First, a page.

Bio-LNG offers an advantage with extended compliance to reduce GHGs
New analysis from SEA-LNG, the coalition to accelerate LNG as a marine fuel, has determined that for every 10% of bio-LNG deposited and blended with LNG as marine fuel, a ship can achieve two more years of compliance with the Annual Efficiency Ratio Curve (ERR) used to secure preferable funding under the Poseidon Principles. This extends the average additional competitive advantage by seven years for Poseidon Principle loans obtained only with LNG.
The analysis compares LNG and bio-LNG from a sustainable zero-carbon source with conventional ship fuels such as HFO, VLSFO and MGO. Bio-LNG is fully compatible with existing LNG infrastructure and technologies and is increasingly recognized as a sustainable fuel that can be “deposited” and blended with LNG. Therefore, it represents one of the most viable decarbonization pathways currently available to homeowners.
LNG fuel allows greenhouse gas (GHG) reductions of up to 21% from the well upon waking and up to 28% from the tank upon waking. This means that LNG ships perform well under the funding criteria of the Poseidon Principles, which were prompted by financial institutions to improve strategic decision making and shape a better future for the shipping industry and society.
The Poseidon Principles measure progress towards these goals using an AER rating. This follows an increasingly tight decarbonization trajectory index through 2050, requiring an improvement in a ship’s overall carbon emissions intensity. This measure aims to align with IMO targets and encourage them to reduce total annual GHG emissions by at least 50% by 2050.
John Hatley, Chairman of the SEA-LNG Investment Committee, commented: “As banks increasingly align themselves with green finance principles, LNG offers benefits for reducing emissions and provides an ‘extended compliance trail’ for lending linked to the sustainability of the Poseidon Principle. . An investor retains more favorable financing conditions compared to conventional marine fuels such as HSFO, VLSFO and MGO. Using bio-LNG as a backup fuel can extend this trail even further – two more years for every 10% drop. This now means reduced emissions from ships and extended compliance which provides a long-term competitive advantage. ”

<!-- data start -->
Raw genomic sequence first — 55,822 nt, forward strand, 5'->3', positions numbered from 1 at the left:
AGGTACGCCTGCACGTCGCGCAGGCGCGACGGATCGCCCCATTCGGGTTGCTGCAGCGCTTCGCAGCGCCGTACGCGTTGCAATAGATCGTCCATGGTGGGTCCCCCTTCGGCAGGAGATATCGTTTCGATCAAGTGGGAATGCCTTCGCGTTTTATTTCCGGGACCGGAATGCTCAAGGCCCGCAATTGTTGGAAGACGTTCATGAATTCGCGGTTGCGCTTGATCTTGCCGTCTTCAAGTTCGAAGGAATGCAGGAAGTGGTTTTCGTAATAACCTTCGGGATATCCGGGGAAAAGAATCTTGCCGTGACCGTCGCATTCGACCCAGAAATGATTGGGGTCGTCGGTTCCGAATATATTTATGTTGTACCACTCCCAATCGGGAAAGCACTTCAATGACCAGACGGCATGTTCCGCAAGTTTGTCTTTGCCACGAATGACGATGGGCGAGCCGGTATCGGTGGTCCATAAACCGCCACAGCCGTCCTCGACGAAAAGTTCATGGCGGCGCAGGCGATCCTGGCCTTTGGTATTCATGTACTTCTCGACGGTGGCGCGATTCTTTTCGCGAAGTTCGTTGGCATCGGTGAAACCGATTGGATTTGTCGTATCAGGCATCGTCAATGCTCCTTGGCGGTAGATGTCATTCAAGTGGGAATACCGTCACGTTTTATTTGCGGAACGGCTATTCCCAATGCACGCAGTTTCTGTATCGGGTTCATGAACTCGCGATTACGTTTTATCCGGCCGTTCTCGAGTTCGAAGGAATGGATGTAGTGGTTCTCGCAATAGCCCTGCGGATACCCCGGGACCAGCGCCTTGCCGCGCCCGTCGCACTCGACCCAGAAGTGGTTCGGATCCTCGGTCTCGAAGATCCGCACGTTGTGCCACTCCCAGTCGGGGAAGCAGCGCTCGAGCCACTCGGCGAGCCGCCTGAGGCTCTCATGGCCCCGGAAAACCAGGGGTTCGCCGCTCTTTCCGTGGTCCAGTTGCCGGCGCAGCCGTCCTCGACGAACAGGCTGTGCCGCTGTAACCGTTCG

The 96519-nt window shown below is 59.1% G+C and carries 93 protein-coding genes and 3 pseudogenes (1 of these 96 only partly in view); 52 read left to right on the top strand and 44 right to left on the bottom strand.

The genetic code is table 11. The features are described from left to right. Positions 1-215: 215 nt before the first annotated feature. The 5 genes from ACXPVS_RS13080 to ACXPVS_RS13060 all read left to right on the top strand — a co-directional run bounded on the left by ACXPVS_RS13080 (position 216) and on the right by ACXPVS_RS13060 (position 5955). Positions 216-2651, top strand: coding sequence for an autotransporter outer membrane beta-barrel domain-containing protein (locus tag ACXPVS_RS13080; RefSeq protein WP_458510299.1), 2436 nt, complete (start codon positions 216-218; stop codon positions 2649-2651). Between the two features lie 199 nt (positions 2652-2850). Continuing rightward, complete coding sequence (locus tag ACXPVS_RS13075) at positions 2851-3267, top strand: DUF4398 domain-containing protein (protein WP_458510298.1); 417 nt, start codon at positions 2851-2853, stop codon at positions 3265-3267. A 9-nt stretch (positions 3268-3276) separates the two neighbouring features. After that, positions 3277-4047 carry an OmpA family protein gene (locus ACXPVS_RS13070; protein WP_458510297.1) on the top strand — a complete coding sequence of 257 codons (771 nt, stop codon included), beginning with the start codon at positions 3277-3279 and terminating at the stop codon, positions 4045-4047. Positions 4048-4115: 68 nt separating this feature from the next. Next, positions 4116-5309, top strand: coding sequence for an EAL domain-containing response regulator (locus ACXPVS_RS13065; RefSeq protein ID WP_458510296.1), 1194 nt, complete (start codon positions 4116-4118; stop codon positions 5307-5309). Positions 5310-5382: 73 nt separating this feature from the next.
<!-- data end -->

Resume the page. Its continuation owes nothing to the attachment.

The recent CE Delft study concludes that bio-LNG is a scalable solution for the maritime sector. The estimated sustainable global supplies potentially exceed the future energy demand of the global fleet of vessels. It also showed that bio-LNG is likely to be commercially competitive against other low and zero carbon fuels.
This analysis is supported by a recent IEA report on the outlook for biogas and biomethane. The IEA report concludes that the raw materials available for the sustainable production of biogas and biomethane are enormous, but only a fraction of this potential is used today. For biomethane to realize its potential as a major zero-emission energy carrier, policies must remove barriers to scale-up and create a single, cross-border market for biomethane and bio-LNG. The policy will also play a key role in allocating biomass resources to the sectors most difficult to reduce such as maritime transport, heavy freight transport and aviation.
Bio-LNG has particular advantages when it is produced from household and agricultural waste. The process can capture methane that would otherwise be vented into the atmosphere, resulting in a fuel that is not only zero GHG emissions, but has the potential for negative emissions. By helping reprocessing waste, bio-LNG can support the circular economy and help alleviate another global concern; Waste Management. The potential benefits of GHG reduction from capturing and reusing the waste streams of the global economy are significant and must be taken into account in any serious discussion of alternative fuels. Ensuring a level playing field for the assessment of alternative fuel options will require the implementation of a Well-to-Wake analysis by regulators, including the IMO.
Peter Keller, President of SEA-LNG, added: “As GHG emissions are cumulative, the challenge of decarbonization only becomes more difficult later, we take measures to face it. Waiting for options is not an option. The industry must act now by using LNG and bio-LNG which we know offer benefits now and in the future.
“With the introduction of bio and synthetic variants, LNG not only provides a path to full-fledged decarbonization, but also provides the physical infrastructure and asset base that can be used by other alternative fuels, when and whether they become commercially viable. ”
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